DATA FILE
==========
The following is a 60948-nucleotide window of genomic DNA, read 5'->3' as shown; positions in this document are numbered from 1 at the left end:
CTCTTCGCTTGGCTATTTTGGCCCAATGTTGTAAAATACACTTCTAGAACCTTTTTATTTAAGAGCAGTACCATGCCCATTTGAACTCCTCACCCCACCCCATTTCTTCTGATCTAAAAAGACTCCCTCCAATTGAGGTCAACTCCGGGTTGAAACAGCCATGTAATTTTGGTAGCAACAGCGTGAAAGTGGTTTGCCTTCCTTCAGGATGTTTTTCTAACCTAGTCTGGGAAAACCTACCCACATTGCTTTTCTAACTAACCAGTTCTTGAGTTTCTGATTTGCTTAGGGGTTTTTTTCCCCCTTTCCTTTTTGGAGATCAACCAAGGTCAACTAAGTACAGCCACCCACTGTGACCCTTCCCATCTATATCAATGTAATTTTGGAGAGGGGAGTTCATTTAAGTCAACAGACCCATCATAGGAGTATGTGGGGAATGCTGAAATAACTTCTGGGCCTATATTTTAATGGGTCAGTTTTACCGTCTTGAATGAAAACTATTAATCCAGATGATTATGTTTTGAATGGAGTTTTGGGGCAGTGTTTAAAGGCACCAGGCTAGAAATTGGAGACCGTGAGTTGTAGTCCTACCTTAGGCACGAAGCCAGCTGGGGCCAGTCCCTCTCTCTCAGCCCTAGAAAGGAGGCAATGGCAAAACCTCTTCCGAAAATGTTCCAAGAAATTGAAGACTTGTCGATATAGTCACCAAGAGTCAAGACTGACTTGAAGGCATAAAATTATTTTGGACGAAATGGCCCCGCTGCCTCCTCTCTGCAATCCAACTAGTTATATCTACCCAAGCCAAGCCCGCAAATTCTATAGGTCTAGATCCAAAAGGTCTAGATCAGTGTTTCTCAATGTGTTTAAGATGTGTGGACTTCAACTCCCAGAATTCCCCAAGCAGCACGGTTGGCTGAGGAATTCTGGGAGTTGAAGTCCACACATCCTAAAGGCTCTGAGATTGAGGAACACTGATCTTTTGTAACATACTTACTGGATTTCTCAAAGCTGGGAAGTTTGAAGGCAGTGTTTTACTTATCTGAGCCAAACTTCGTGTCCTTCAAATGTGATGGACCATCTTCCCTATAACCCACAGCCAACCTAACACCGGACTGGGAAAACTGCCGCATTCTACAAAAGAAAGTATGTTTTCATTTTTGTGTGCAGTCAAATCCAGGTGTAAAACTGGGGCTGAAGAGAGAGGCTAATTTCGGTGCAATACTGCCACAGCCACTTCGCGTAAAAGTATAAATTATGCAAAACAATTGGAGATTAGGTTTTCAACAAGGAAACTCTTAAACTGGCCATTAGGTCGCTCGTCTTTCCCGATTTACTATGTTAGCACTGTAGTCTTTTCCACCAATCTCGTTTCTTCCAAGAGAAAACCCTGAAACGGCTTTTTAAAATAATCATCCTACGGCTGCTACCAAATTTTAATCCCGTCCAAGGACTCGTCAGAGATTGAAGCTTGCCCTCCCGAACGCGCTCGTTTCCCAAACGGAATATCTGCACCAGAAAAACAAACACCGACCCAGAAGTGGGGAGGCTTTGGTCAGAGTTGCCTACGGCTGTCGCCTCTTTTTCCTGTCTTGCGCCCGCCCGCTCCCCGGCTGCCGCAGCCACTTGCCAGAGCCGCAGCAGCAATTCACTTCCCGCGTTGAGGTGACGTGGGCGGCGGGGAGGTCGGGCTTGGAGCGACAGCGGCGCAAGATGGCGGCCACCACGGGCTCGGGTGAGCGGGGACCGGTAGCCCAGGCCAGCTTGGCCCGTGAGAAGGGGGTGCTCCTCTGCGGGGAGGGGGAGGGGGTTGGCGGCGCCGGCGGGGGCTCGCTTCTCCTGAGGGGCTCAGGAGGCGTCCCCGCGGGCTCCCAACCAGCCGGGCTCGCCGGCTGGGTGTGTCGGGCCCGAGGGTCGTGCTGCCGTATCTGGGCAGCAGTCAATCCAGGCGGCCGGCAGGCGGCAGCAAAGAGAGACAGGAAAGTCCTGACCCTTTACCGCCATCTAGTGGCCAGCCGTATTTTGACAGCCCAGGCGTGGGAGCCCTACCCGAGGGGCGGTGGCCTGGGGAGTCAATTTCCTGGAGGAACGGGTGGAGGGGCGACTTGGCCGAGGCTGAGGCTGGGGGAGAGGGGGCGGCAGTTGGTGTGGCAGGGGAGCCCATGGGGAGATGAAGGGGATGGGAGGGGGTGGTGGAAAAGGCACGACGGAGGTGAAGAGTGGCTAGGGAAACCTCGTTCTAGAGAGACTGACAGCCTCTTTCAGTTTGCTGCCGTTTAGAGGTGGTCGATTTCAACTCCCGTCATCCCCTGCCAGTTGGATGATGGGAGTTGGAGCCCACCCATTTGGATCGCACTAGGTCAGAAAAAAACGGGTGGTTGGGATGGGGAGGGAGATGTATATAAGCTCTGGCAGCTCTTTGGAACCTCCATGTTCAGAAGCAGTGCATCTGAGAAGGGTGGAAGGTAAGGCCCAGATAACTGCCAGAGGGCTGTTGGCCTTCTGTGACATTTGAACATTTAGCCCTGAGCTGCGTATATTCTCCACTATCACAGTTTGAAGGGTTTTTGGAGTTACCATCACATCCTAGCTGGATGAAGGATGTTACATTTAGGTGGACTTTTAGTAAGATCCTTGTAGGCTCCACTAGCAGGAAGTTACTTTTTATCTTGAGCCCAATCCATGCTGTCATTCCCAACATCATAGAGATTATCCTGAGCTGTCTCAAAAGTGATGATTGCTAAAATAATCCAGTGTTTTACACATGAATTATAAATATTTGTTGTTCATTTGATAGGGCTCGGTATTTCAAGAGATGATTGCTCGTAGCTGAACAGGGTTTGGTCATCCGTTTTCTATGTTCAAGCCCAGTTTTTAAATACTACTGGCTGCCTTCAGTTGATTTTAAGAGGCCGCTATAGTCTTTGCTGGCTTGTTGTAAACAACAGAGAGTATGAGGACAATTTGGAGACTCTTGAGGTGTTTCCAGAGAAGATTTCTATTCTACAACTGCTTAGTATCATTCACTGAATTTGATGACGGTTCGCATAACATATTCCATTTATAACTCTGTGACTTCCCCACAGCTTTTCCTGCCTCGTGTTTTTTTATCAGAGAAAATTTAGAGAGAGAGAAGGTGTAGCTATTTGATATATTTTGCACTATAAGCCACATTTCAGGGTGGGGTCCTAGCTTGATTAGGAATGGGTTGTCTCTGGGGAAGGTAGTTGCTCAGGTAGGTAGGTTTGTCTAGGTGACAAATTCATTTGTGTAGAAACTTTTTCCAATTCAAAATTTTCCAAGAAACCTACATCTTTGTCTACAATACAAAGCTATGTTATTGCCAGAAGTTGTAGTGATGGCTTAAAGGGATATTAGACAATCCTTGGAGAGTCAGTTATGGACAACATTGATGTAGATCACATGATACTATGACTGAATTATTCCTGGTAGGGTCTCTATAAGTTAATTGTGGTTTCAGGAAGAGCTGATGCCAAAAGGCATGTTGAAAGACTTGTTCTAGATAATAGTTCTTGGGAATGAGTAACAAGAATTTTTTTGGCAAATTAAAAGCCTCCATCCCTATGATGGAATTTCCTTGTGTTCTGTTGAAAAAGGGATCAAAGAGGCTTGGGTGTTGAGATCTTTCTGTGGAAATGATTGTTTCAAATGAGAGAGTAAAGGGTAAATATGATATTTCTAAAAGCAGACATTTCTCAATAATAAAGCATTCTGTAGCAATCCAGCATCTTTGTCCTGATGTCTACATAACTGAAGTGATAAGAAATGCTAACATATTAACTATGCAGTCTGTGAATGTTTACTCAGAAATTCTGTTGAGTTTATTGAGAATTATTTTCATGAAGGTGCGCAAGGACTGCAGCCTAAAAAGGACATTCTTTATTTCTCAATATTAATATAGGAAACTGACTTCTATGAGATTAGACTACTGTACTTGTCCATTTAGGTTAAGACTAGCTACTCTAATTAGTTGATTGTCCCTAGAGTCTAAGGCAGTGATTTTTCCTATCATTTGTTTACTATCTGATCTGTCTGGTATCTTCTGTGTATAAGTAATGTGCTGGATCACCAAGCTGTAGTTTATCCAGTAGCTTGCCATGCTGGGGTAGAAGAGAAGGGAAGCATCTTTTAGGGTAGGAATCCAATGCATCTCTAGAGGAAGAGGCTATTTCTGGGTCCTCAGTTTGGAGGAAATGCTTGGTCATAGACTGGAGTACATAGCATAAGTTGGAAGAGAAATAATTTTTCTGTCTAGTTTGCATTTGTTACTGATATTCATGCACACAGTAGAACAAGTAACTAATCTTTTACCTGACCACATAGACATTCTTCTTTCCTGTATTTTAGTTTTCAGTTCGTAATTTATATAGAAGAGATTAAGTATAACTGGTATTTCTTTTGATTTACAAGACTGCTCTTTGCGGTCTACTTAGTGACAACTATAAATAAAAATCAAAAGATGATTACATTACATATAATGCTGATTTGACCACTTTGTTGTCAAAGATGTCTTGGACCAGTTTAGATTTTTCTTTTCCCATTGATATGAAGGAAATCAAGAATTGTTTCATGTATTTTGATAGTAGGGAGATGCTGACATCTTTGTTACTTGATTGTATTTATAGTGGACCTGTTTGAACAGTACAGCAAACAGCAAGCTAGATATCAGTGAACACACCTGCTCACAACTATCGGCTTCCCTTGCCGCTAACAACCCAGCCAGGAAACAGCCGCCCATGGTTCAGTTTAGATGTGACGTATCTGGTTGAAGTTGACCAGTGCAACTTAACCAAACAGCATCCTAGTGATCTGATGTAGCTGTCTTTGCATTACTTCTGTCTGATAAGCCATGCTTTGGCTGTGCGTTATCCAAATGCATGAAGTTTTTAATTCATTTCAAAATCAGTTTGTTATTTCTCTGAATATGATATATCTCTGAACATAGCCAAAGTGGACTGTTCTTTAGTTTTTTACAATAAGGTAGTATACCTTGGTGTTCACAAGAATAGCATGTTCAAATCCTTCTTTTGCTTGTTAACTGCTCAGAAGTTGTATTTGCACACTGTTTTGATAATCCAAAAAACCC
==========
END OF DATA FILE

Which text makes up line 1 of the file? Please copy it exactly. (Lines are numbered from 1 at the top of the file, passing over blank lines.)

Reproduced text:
The following is a 60948-nucleotide window of genomic DNA, read 5'->3' as shown; positions in this document are numbered from 1 at the left end: